Take the 2-minute tour ×
TeX - LaTeX Stack Exchange is a question and answer site for users of TeX, LaTeX, ConTeXt, and related typesetting systems. It's 100% free, no registration required.

Harald Hanche-Olsen posted some interesting code in answer to this question.

Could someone explain how it works?

I understand (I think) the futurelet and the expansions. I don't understand:

  1. Where does the <null> character come from in \ifcat\next9?
  2. How does the expanded text actually get broken into the \hbox's? (Pages 98-99 of the TeXbook didn't really help me understand the trace output in this case, so I'm hoping someone can clarify.)


Here is the code reproduced from the referenced answer:


\def\foo#1#2{\vtop{\hsize=#1\rightskip=0pt plus 1fil \leftskip=0pt\noindent\breaknumberanywhere#2}}

Here is a long number:
share|improve this question
I don't understand your first question. What is the <null> character you are talking about? –  Harald Hanche-Olsen Nov 30 '10 at 13:21

2 Answers 2

up vote 13 down vote accepted

Short answer to your question number 2: 178239… becomes

\hskip0pt 1\hskip0pt 7\hskip0pt 8\hskip0pt 2\hskip0pt 3\hskip0pt 9\hskip0pt …

and that gets broken into lines using TeX's builtin algorithm for breaking paragraphs into lines. That is why I set \rightskip to be stretchable; otherwise I get overfull \hboxes, unless I very carefully set \hsize to be an exact multiple of the width of a digit (most fonts, it appears, have all digits being the same width, which is very handy in number tables).

Regarding the first question, I can at least explain that \ifcat\next9 checks for equality of category codes, or catcodes for short. The number is terminated by a closing brace, which has a different catcode than digits, so I just compare the catcode of the token to which \next has been \futurelet with that of a randomly chosen digit, to see if \next really is a digit.

\breaknumberanywhere works by assigning the next token to \next without removing it from the input stream, then inserting \breaknumberi at the front of the input stream. So that macro, when run, has the next token available as \next for testing purposes, and if it is a digit, inserts \breaknumberii to the front of the input stream. The \expandafter trick is to get rid of the \fi token (while terminating the \if, so \breaknumerii will see the next digit as the first available token (where it will become #1). Then it restarts \breaknumberanywhere to process the next digit.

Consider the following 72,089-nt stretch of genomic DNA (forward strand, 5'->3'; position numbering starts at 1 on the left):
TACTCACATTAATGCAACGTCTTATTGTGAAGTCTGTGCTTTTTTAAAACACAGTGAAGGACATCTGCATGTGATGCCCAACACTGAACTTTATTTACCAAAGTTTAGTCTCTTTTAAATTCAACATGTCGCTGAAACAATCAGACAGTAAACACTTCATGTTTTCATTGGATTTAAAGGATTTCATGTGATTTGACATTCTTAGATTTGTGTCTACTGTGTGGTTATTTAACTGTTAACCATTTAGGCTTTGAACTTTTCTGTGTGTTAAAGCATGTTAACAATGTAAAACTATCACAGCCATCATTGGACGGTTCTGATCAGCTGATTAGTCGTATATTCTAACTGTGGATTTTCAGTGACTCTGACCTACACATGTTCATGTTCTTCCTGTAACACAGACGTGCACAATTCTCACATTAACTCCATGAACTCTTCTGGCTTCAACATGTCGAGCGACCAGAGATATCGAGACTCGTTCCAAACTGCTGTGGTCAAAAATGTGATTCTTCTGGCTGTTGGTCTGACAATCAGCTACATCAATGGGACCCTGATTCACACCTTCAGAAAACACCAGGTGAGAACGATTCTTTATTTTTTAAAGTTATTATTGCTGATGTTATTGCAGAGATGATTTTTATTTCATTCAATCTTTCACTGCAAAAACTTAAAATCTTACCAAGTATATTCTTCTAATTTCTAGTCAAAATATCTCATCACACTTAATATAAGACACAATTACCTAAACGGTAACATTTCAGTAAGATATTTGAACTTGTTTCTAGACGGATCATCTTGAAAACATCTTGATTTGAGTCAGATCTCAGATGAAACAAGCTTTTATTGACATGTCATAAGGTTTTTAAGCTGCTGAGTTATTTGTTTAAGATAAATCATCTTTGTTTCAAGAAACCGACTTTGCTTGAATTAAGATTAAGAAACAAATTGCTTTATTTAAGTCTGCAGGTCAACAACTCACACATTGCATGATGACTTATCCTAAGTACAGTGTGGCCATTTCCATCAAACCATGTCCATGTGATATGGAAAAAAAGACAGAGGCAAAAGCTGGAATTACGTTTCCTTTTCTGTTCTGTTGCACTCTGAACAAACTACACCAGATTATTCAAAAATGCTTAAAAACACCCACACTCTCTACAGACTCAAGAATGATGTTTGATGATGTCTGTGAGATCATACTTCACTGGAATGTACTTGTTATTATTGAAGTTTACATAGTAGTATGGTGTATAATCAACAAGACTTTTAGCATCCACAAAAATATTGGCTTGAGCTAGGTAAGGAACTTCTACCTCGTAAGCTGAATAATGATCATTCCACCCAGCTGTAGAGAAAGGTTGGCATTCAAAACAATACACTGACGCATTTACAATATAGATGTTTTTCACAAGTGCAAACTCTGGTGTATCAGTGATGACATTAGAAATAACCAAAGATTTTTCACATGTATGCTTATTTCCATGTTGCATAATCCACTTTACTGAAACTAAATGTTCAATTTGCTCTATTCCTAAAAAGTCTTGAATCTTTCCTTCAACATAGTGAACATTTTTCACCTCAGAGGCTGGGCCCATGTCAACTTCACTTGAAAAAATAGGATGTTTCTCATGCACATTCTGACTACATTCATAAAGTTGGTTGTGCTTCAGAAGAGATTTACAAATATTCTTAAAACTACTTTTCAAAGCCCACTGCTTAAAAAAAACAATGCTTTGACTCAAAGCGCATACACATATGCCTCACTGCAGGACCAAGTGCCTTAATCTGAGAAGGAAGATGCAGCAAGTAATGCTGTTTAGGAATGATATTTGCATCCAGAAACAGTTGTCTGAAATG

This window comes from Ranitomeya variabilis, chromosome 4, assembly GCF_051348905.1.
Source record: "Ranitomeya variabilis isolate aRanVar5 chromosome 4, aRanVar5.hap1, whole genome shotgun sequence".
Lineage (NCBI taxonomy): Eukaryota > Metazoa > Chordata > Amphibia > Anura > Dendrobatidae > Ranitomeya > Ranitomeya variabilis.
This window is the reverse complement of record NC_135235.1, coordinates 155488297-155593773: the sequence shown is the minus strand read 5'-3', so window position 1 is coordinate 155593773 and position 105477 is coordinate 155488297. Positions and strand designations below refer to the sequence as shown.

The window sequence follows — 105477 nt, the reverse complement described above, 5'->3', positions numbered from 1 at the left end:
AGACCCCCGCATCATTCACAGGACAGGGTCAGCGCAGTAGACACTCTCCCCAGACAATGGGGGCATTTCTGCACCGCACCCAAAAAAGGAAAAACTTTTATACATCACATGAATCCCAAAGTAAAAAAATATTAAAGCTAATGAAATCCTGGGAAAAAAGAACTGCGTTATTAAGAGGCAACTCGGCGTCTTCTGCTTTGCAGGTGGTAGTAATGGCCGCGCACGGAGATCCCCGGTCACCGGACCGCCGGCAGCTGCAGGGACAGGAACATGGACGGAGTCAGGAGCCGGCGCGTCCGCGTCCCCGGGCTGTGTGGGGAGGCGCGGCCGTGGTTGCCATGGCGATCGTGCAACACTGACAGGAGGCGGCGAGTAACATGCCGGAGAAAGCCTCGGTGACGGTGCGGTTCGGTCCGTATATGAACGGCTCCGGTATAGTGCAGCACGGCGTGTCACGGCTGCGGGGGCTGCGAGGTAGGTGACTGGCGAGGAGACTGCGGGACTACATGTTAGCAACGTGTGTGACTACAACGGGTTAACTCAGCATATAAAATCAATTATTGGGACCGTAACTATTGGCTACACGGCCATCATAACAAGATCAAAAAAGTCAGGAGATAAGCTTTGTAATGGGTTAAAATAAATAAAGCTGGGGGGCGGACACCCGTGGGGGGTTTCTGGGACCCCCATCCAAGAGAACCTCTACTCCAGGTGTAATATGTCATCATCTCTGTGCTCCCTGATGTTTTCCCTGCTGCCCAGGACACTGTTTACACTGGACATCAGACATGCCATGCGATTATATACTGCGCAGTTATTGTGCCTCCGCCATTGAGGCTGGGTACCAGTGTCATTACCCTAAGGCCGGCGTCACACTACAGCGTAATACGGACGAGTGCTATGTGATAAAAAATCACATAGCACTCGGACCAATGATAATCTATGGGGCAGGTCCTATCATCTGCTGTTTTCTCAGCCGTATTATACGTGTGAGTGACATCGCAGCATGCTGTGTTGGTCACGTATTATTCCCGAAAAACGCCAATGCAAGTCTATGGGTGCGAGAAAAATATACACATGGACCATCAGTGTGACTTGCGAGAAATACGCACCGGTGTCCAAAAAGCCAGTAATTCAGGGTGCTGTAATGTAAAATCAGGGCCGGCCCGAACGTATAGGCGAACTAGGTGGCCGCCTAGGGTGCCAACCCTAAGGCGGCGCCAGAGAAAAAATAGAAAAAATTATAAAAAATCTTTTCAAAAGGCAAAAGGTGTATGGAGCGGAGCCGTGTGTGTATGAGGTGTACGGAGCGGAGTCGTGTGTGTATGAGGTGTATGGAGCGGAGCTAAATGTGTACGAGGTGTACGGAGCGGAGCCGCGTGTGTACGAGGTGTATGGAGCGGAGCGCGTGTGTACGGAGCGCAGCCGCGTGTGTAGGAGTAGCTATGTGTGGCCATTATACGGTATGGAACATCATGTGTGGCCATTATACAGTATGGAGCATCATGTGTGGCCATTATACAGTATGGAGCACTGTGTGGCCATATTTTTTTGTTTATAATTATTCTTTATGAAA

And here endeth today's sermon.

share|improve this answer
note that there isn't a separate category code for digits. The category code "other" (12) is shared by digits,and at least !*()[]'"|/<>.:,;. –  Bruno Le Floch Feb 12 '11 at 19:43
@Bruno: Oops, you're right; it seems I got carried away. I really should edit the answer(s), but it must wait until I find some spare time … –  Harald Hanche-Olsen Feb 14 '11 at 20:57
you can replace "There is a separate catcode for digits" by "The number is terminated by a closing brace, which has a different catcode than digits". (I don't have edit privileges.) –  Bruno Le Floch Feb 14 '11 at 22:15
Could you please edit your very nice answer along the lines of Bruno's comment? By the way what a great ending :) –  percusse Sep 1 '13 at 10:39
I just came across this one, noting that I had forgotten to clean it up as suggested by @BrunoLeFloch. Now done, at long last. –  Harald Hanche-Olsen Jan 24 '14 at 17:44

I figured this out before I noticed Harald's answer, which is probably better, but here is my stab at it. Say the TeX file has

\breaknumberanywhere 178239

in it.

  1. \breaknumberanywhere is replaced with \hskip0pt\futurelet\next\breaknumberi. So the line becomes

    \hskip0pt\futurelet\next\breaknumberi 178239
  2. \futurelet\a\b\c is equivalent to \let\a\c\b\c, so you have something like

    \hskip0pt\let\next1\breaknumberi 178239
  3. Now \breaknumberi is expanded, resulting in

    \hskip0pt\let\next1\ifcat\next9\expandafter\breaknumberii\fi 178239
  4. Now \ifcat compares the category codes of the next two tokens, which are \next (that is, 1) and 9. (It does not check if the category code of \next is 9, the ignored or <null> character, which is what you might be thinking based on your first question). These do have the same category codes, so the true text is expanded, but actually it's delayed by the \expandafter allowing the conditional to finish up. The result is

    \hskip0pt\breaknumberii 178239
  5. \breaknumberii takes the next token (1) as its argument and replaces it, resulting in

  6. Now we go back to step 1!

The result is \hskip0pt inserted between every two digits of the long number, which allows TeX to break lines anywhere. The token <tok>coming after the 9 will not have the same category code as a digit, so \breaknumberi <tok> will just result in <tok> by itself instead of \breaknumberii <tok>

share|improve this answer
Thanks, Mr. Leingang. I definitely was somehow reading \ifcat\next9 as "if (categorycode == 9)". Both your answer and Mr. Hanche-Olsen's really helped. –  Colin Fraizer Nov 30 '10 at 15:21
Please, call me Mr. Matthew Leingang (which is a Steve Martin early SNL reference if you don't know). :-D –  Matthew Leingang Dec 1 '10 at 13:09
Mr. Matthew Leingang, excuuuuuuse me! 8-D (<-- more Steve Martin) –  Colin Fraizer Dec 2 '10 at 12:45

Your Answer


By posting your answer, you agree to the privacy policy and terms of service.

Not the answer you're looking for? Browse other questions tagged or ask your own question.